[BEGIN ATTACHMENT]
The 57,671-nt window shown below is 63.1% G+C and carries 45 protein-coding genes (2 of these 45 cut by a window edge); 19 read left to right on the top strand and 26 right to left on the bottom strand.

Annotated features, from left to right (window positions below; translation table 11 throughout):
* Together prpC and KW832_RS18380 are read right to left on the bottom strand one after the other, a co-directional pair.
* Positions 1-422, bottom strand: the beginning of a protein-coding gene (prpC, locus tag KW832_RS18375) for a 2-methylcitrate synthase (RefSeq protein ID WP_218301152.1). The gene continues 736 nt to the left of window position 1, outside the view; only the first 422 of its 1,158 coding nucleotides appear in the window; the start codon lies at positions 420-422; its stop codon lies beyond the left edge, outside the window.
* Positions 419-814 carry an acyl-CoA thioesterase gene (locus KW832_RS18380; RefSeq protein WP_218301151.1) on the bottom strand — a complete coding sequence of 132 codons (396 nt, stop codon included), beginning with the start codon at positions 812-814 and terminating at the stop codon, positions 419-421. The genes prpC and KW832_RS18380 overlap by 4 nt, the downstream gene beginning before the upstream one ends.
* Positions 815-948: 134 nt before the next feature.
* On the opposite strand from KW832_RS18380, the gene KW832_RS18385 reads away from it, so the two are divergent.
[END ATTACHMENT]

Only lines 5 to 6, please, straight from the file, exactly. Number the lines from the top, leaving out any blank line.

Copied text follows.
* Positions 419-814 carry an acyl-CoA thioesterase gene (locus KW832_RS18380; RefSeq protein WP_218301151.1) on the bottom strand — a complete coding sequence of 132 codons (396 nt, stop codon included), beginning with the start codon at positions 812-814 and terminating at the stop codon, positions 419-421. The genes prpC and KW832_RS18380 overlap by 4 nt, the downstream gene beginning before the upstream one ends.
* Positions 815-948: 134 nt before the next feature.